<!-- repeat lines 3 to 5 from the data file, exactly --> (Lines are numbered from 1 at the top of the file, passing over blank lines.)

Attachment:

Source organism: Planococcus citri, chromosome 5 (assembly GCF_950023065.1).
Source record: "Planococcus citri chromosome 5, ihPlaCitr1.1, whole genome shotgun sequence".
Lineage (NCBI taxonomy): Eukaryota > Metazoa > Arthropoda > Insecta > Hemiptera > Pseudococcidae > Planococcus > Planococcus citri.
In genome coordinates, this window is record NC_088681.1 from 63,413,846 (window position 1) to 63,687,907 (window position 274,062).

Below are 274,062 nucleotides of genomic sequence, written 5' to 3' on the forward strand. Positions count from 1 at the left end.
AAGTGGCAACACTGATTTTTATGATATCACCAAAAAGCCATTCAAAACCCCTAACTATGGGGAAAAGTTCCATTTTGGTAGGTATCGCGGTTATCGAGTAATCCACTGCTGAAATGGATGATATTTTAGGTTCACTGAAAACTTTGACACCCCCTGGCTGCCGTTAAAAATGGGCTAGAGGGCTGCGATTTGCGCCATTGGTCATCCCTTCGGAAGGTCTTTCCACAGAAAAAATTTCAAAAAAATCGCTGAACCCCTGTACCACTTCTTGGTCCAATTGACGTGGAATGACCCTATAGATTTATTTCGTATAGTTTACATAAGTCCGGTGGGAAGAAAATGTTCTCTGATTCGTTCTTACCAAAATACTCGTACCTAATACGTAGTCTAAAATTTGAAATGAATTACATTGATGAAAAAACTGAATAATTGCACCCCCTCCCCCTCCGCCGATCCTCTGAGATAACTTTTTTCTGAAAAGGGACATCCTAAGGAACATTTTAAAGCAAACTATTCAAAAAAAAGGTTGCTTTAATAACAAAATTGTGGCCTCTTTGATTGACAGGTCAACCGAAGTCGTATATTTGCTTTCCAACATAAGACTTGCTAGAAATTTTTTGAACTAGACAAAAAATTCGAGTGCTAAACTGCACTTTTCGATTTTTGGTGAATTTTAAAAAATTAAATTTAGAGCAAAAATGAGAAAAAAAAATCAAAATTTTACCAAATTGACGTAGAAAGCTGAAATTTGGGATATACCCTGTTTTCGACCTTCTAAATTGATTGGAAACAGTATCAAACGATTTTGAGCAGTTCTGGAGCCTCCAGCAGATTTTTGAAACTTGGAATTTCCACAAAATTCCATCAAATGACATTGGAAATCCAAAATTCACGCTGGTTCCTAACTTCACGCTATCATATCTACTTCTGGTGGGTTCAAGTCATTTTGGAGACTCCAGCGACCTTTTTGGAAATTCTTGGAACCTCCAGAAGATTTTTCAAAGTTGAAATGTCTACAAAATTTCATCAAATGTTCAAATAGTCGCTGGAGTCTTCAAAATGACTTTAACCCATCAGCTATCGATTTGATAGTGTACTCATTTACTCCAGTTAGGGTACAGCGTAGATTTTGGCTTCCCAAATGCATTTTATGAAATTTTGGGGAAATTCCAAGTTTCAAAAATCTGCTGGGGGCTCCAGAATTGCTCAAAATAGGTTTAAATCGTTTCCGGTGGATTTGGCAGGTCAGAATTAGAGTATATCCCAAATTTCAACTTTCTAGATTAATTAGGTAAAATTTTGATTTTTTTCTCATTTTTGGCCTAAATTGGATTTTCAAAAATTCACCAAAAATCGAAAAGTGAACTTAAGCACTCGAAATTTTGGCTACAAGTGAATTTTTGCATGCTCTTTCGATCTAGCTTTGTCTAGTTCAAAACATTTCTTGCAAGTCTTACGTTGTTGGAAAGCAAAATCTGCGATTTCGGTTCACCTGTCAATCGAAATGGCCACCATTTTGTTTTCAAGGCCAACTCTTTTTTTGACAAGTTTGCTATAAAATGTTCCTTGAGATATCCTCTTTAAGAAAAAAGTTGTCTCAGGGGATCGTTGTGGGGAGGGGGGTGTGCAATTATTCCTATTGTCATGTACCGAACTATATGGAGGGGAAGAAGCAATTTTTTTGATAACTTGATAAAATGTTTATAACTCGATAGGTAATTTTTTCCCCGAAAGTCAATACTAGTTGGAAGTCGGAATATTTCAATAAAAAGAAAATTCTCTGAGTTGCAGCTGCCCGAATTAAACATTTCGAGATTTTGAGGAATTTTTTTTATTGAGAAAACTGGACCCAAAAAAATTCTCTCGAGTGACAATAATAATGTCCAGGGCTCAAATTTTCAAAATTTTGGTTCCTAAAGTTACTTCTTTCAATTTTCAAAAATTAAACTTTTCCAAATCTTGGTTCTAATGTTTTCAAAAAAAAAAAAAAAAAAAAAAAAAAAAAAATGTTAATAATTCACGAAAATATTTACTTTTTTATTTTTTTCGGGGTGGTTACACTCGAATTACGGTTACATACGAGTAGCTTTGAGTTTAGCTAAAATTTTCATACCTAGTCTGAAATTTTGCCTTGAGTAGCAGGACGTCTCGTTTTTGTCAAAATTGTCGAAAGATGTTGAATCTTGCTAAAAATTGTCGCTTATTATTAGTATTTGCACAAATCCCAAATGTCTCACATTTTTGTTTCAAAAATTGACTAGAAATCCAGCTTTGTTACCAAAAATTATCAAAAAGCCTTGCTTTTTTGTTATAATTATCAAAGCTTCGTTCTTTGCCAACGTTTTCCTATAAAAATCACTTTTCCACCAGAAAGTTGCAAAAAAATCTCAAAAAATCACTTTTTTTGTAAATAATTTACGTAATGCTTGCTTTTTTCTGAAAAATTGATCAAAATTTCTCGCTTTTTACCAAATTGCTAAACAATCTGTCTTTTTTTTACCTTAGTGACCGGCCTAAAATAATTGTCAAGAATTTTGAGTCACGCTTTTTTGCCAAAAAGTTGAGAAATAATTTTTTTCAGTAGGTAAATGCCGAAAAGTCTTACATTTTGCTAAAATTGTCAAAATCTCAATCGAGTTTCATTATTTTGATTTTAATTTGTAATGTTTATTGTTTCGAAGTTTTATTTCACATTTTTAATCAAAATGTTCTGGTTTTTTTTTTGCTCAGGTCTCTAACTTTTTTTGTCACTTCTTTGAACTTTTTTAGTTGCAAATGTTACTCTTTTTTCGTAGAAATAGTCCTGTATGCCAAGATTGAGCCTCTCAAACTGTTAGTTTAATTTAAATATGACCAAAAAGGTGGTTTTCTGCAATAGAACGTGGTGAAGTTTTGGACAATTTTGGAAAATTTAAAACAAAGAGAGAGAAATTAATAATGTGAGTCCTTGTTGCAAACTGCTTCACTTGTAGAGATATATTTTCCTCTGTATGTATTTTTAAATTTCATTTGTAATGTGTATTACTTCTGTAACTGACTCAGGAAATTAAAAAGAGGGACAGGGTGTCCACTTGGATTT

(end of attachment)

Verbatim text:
Lineage (NCBI taxonomy): Eukaryota > Metazoa > Arthropoda > Insecta > Hemiptera > Pseudococcidae > Planococcus > Planococcus citri.
In genome coordinates, this window is record NC_088681.1 from 63,413,846 (window position 1) to 63,687,907 (window position 274,062).

Below are 274,062 nucleotides of genomic sequence, written 5' to 3' on the forward strand. Positions count from 1 at the left end.